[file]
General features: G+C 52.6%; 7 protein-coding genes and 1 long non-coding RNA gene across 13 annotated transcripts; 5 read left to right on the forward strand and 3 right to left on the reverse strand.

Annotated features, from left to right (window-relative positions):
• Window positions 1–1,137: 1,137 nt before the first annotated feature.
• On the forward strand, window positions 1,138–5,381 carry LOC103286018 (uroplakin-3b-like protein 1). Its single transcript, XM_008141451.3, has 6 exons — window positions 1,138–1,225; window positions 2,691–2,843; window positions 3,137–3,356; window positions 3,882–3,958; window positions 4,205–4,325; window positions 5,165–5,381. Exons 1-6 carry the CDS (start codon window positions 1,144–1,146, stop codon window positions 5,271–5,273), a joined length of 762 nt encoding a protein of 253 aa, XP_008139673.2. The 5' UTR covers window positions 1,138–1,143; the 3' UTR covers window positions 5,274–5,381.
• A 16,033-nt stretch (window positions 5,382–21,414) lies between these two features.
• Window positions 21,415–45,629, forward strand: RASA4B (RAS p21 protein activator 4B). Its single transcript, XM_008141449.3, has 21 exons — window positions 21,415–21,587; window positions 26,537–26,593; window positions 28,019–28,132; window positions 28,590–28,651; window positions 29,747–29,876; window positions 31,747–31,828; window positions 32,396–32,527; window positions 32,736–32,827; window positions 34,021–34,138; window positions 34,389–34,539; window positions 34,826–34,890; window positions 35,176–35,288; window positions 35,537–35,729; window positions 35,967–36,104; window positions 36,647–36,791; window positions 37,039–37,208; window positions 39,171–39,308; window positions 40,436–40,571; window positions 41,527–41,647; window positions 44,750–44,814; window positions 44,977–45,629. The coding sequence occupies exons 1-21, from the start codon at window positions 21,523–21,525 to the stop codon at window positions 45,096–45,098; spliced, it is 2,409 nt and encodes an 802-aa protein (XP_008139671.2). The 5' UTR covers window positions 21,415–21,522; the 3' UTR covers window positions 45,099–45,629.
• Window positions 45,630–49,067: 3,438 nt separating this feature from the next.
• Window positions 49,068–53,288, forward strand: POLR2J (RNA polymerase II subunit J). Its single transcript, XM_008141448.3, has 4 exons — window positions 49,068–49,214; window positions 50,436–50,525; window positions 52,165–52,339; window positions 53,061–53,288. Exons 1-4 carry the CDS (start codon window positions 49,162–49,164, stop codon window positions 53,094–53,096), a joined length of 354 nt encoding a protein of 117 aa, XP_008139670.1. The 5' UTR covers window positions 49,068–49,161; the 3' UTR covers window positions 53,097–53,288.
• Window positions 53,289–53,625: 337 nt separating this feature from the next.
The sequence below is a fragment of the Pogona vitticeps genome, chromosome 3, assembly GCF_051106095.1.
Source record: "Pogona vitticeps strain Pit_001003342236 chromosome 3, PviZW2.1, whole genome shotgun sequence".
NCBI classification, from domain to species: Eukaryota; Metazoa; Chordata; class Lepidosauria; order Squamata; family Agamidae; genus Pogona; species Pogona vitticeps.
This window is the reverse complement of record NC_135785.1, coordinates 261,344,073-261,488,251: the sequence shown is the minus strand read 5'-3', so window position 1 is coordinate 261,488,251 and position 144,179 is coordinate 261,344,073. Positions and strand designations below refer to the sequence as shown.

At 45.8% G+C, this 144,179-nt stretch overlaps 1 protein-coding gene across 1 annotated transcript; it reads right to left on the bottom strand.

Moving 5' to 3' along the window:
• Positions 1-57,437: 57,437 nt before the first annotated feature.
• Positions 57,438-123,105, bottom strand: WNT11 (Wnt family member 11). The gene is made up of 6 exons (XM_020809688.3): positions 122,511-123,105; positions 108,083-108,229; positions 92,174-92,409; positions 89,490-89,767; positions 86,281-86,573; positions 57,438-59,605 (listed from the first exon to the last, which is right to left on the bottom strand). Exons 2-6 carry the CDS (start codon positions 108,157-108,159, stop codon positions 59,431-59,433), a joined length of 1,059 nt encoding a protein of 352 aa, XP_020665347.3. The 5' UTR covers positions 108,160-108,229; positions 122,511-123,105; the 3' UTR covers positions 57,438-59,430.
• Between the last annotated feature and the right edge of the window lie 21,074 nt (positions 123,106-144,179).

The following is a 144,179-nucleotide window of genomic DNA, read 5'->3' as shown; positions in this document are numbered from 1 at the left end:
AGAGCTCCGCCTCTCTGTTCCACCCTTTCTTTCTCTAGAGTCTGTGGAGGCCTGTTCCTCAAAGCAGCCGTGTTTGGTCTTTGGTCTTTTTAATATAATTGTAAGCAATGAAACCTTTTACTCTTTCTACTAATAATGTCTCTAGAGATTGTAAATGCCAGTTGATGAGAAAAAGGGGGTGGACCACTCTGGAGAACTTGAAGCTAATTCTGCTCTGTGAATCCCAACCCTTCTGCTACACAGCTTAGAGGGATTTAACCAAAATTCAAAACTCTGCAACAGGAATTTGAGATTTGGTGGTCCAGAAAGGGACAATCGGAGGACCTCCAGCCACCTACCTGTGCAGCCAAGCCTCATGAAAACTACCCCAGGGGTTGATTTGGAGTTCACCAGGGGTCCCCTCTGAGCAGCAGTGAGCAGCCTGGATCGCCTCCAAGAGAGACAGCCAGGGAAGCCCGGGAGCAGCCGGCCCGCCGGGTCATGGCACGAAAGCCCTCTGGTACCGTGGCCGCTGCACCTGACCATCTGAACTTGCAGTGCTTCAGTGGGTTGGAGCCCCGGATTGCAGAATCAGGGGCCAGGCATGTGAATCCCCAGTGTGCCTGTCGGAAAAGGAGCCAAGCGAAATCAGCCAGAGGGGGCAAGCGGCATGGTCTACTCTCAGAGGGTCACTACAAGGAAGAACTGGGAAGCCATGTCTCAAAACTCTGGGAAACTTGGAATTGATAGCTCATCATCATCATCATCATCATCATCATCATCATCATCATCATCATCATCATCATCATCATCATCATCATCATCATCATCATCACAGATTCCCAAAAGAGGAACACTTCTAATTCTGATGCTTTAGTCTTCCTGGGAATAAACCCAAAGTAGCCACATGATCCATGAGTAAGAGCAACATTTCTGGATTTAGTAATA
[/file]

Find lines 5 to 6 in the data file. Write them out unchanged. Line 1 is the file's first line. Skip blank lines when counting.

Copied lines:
• A 16,033-nt stretch (window positions 5,382–21,414) lies between these two features.
• Window positions 21,415–45,629, forward strand: RASA4B (RAS p21 protein activator 4B). Its single transcript, XM_008141449.3, has 21 exons — window positions 21,415–21,587; window positions 26,537–26,593; window positions 28,019–28,132; window positions 28,590–28,651; window positions 29,747–29,876; window positions 31,747–31,828; window positions 32,396–32,527; window positions 32,736–32,827; window positions 34,021–34,138; window positions 34,389–34,539; window positions 34,826–34,890; window positions 35,176–35,288; window positions 35,537–35,729; window positions 35,967–36,104; window positions 36,647–36,791; window positions 37,039–37,208; window positions 39,171–39,308; window positions 40,436–40,571; window positions 41,527–41,647; window positions 44,750–44,814; window positions 44,977–45,629. The coding sequence occupies exons 1-21, from the start codon at window positions 21,523–21,525 to the stop codon at window positions 45,096–45,098; spliced, it is 2,409 nt and encodes an 802-aa protein (XP_008139671.2). The 5' UTR covers window positions 21,415–21,522; the 3' UTR covers window positions 45,099–45,629.